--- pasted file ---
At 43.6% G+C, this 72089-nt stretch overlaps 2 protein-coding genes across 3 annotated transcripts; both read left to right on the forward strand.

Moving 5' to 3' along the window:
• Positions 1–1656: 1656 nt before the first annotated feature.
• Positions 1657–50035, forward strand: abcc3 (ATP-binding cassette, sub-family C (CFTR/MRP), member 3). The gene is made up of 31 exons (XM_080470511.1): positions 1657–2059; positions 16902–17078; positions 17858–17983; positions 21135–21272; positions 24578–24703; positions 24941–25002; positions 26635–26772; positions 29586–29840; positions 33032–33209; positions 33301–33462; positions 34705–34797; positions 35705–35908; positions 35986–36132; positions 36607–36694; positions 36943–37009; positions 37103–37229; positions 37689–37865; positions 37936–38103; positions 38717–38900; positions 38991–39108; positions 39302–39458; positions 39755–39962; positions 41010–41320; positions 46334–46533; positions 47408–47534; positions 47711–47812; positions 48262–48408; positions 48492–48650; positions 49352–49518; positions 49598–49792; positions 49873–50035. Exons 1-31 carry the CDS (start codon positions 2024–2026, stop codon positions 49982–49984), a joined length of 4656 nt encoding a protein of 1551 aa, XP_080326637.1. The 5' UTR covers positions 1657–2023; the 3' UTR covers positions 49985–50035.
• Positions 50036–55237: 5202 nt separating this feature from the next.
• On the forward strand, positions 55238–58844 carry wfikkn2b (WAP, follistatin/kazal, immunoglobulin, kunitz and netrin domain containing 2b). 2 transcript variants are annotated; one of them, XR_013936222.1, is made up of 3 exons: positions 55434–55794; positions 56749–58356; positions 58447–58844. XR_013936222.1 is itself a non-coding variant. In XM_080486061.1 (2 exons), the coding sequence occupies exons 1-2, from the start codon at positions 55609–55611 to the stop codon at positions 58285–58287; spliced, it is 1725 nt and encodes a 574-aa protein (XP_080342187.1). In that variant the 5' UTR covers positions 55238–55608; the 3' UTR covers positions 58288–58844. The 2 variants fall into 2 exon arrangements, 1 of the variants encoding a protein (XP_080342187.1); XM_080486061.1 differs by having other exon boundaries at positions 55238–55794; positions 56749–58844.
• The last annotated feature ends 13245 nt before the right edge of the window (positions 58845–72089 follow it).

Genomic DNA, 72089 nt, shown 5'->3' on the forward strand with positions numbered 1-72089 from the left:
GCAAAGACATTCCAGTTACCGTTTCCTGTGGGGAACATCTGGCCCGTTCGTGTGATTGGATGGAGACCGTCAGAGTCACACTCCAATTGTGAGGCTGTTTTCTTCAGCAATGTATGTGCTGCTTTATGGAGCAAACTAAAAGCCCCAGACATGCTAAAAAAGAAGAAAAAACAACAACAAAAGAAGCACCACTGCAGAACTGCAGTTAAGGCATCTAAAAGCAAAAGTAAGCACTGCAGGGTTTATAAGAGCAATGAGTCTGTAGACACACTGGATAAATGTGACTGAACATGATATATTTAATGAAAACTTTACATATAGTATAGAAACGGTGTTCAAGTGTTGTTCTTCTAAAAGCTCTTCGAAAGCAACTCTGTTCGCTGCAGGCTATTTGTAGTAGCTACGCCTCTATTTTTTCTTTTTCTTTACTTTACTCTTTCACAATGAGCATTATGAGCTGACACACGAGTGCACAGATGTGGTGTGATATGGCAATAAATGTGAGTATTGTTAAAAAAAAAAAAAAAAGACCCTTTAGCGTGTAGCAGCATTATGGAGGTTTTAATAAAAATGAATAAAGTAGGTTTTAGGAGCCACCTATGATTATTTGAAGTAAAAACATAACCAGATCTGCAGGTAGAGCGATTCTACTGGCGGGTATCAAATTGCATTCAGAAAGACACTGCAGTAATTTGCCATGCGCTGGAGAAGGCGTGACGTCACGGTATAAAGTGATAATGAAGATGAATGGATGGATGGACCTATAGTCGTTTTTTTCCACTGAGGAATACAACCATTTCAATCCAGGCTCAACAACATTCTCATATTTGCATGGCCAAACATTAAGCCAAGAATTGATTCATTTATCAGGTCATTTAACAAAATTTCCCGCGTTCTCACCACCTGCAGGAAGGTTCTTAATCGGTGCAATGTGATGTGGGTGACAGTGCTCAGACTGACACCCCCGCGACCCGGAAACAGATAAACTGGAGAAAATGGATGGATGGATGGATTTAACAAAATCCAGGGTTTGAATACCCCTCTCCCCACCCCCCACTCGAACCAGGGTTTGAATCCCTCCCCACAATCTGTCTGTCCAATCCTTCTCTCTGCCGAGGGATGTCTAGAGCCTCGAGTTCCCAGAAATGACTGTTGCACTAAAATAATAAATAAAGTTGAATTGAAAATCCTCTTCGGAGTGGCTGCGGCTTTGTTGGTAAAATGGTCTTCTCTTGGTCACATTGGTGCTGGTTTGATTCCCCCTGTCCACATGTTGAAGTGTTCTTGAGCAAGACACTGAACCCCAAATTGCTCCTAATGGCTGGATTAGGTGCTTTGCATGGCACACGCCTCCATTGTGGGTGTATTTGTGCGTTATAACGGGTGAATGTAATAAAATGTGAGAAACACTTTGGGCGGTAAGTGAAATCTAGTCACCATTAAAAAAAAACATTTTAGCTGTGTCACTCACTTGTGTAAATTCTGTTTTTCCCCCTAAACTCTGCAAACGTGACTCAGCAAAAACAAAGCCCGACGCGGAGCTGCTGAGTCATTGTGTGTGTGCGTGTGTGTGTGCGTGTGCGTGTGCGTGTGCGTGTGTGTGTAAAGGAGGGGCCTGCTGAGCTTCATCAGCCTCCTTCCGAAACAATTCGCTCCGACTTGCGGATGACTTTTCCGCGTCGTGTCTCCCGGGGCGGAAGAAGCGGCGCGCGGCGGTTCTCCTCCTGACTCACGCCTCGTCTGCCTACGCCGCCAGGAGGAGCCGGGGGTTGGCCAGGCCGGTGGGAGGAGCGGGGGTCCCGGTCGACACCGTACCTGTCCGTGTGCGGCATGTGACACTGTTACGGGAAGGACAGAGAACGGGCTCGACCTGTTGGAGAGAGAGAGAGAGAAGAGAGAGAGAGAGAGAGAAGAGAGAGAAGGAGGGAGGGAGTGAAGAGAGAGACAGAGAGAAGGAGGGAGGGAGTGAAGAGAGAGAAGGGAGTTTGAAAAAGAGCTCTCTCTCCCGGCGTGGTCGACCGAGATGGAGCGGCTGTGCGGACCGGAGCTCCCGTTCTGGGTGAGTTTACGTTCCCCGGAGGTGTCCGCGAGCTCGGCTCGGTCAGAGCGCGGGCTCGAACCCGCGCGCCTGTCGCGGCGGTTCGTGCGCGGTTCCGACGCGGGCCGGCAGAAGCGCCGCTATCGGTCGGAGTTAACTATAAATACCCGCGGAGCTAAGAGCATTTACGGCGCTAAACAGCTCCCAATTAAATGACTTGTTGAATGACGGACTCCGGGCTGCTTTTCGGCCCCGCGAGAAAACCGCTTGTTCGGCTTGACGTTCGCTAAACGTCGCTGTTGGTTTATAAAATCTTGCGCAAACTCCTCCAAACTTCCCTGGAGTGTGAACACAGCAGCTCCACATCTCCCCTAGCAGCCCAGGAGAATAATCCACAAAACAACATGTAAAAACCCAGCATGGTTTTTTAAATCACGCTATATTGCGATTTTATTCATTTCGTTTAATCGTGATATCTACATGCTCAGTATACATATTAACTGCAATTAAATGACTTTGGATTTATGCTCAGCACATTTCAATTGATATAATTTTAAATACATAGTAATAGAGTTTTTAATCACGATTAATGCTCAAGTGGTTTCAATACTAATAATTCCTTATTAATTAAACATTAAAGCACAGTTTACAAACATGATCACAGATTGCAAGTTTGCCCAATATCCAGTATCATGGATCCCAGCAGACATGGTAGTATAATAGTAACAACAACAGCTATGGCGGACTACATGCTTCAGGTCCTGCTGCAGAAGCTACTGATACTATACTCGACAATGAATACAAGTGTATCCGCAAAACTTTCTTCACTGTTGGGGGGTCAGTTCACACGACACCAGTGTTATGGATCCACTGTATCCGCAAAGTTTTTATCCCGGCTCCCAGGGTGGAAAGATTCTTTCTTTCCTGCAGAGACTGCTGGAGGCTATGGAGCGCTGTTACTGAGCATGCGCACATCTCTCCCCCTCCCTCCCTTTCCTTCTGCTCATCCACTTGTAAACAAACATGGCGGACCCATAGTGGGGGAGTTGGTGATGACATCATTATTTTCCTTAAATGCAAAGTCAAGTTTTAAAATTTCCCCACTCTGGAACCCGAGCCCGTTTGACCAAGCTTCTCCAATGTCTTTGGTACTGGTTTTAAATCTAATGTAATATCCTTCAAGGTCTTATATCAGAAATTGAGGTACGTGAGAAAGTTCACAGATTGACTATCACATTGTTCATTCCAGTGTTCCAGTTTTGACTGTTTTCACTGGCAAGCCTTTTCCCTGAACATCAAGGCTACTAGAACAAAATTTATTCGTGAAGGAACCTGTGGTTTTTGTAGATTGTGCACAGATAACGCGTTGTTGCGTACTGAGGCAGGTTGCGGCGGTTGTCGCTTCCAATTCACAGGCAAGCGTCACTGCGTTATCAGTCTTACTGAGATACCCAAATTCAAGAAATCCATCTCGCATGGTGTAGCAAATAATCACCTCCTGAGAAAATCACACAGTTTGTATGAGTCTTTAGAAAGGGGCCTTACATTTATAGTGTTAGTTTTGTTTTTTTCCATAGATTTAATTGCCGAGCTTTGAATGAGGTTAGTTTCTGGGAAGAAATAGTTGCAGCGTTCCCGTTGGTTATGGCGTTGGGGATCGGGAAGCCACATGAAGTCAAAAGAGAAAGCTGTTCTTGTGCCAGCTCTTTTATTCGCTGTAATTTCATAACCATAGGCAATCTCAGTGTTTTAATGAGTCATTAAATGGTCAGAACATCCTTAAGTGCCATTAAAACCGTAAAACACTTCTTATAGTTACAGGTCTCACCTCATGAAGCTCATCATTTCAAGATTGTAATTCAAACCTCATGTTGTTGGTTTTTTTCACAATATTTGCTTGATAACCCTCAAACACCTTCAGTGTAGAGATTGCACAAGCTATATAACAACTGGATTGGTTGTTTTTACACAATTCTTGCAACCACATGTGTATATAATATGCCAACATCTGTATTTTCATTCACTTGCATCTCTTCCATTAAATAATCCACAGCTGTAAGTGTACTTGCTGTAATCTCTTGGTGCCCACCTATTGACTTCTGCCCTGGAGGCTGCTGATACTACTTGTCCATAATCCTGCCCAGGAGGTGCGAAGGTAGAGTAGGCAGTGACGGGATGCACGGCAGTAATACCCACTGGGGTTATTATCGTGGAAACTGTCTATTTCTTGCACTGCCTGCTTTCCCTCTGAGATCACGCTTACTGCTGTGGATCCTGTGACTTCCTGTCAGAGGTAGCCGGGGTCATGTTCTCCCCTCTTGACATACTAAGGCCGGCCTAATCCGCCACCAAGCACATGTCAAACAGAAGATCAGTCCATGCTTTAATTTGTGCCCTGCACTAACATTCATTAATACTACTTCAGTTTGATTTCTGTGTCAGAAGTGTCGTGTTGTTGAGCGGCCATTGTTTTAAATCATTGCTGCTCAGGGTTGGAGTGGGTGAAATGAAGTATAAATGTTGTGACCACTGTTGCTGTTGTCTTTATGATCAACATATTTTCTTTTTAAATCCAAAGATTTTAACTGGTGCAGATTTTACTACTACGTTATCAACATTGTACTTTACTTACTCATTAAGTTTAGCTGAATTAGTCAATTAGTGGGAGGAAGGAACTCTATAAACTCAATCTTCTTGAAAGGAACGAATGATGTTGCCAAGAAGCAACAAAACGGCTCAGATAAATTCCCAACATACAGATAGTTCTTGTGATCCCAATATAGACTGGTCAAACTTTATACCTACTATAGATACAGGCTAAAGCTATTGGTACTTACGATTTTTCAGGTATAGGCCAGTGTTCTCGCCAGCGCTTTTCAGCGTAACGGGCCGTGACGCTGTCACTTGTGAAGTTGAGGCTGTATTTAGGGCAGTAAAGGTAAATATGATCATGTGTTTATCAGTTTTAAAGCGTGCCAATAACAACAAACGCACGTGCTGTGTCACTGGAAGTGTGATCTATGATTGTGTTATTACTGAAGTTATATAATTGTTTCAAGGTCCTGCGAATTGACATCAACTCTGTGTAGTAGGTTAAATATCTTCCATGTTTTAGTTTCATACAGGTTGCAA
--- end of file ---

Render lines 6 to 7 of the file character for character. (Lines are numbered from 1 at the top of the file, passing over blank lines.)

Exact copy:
• On the forward strand, positions 55238–58844 carry wfikkn2b (WAP, follistatin/kazal, immunoglobulin, kunitz and netrin domain containing 2b). 2 transcript variants are annotated; one of them, XR_013936222.1, is made up of 3 exons: positions 55434–55794; positions 56749–58356; positions 58447–58844. XR_013936222.1 is itself a non-coding variant. In XM_080486061.1 (2 exons), the coding sequence occupies exons 1-2, from the start codon at positions 55609–55611 to the stop codon at positions 58285–58287; spliced, it is 1725 nt and encodes a 574-aa protein (XP_080342187.1). In that variant the 5' UTR covers positions 55238–55608; the 3' UTR covers positions 58288–58844. The 2 variants fall into 2 exon arrangements, 1 of the variants encoding a protein (XP_080342187.1); XM_080486061.1 differs by having other exon boundaries at positions 55238–55794; positions 56749–58844.
• The last annotated feature ends 13245 nt before the right edge of the window (positions 58845–72089 follow it).